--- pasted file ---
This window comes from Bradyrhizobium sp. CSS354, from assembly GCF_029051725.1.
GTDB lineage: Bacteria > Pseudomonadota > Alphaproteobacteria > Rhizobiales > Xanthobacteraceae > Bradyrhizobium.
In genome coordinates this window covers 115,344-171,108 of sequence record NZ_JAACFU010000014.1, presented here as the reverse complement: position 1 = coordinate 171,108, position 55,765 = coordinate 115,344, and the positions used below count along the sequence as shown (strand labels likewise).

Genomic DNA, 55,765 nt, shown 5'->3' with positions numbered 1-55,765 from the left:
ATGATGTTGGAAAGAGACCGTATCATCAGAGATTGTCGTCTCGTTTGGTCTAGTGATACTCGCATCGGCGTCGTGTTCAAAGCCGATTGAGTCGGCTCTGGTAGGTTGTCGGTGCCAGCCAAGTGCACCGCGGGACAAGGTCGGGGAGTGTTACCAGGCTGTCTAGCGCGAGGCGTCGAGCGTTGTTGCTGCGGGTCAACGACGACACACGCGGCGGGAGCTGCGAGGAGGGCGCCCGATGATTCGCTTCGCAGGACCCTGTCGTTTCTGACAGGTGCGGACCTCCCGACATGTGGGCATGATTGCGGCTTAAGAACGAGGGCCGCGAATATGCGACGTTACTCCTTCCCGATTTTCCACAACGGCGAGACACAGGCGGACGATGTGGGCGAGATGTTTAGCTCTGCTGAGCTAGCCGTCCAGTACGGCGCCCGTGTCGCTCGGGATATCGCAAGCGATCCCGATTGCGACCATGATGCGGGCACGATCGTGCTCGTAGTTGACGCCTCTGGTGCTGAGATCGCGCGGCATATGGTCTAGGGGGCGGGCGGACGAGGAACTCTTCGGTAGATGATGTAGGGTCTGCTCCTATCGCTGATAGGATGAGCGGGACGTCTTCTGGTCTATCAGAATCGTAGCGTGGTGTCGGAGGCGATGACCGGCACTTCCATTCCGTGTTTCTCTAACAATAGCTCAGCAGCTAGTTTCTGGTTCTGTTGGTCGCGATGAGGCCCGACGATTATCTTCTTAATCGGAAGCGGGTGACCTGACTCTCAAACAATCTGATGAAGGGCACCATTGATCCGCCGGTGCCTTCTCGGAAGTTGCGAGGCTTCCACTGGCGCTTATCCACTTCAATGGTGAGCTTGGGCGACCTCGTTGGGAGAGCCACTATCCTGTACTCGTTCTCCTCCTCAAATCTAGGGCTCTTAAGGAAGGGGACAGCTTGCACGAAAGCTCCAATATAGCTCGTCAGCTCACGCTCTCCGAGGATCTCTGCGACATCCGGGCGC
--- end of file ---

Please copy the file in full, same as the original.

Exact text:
This window comes from Bradyrhizobium sp. CSS354, from assembly GCF_029051725.1.
GTDB lineage: Bacteria > Pseudomonadota > Alphaproteobacteria > Rhizobiales > Xanthobacteraceae > Bradyrhizobium.
In genome coordinates this window covers 115,344-171,108 of sequence record NZ_JAACFU010000014.1, presented here as the reverse complement: position 1 = coordinate 171,108, position 55,765 = coordinate 115,344, and the positions used below count along the sequence as shown (strand labels likewise).

Genomic DNA, 55,765 nt, shown 5'->3' with positions numbered 1-55,765 from the left:
ATGATGTTGGAAAGAGACCGTATCATCAGAGATTGTCGTCTCGTTTGGTCTAGTGATACTCGCATCGGCGTCGTGTTCAAAGCCGATTGAGTCGGCTCTGGTAGGTTGTCGGTGCCAGCCAAGTGCACCGCGGGACAAGGTCGGGGAGTGTTACCAGGCTGTCTAGCGCGAGGCGTCGAGCGTTGTTGCTGCGGGTCAACGACGACACACGCGGCGGGAGCTGCGAGGAGGGCGCCCGATGATTCGCTTCGCAGGACCCTGTCGTTTCTGACAGGTGCGGACCTCCCGACATGTGGGCATGATTGCGGCTTAAGAACGAGGGCCGCGAATATGCGACGTTACTCCTTCCCGATTTTCCACAACGGCGAGACACAGGCGGACGATGTGGGCGAGATGTTTAGCTCTGCTGAGCTAGCCGTCCAGTACGGCGCCCGTGTCGCTCGGGATATCGCAAGCGATCCCGATTGCGACCATGATGCGGGCACGATCGTGCTCGTAGTTGACGCCTCTGGTGCTGAGATCGCGCGGCATATGGTCTAGGGGGCGGGCGGACGAGGAACTCTTCGGTAGATGATGTAGGGTCTGCTCCTATCGCTGATAGGATGAGCGGGACGTCTTCTGGTCTATCAGAATCGTAGCGTGGTGTCGGAGGCGATGACCGGCACTTCCATTCCGTGTTTCTCTAACAATAGCTCAGCAGCTAGTTTCTGGTTCTGTTGGTCGCGATGAGGCCCGACGATTATCTTCTTAATCGGAAGCGGGTGACCTGACTCTCAAACAATCTGATGAAGGGCACCATTGATCCGCCGGTGCCTTCTCGGAAGTTGCGAGGCTTCCACTGGCGCTTATCCACTTCAATGGTGAGCTTGGGCGACCTCGTTGGGAGAGCCACTATCCTGTACTCGTTCTCCTCCTCAAATCTAGGGCTCTTAAGGAAGGGGACAGCTTGCACGAAAGCTCCAATATAGCTCGTCAGCTCACGCTCTCCGAGGATCTCTGCGACATCCGGGCGC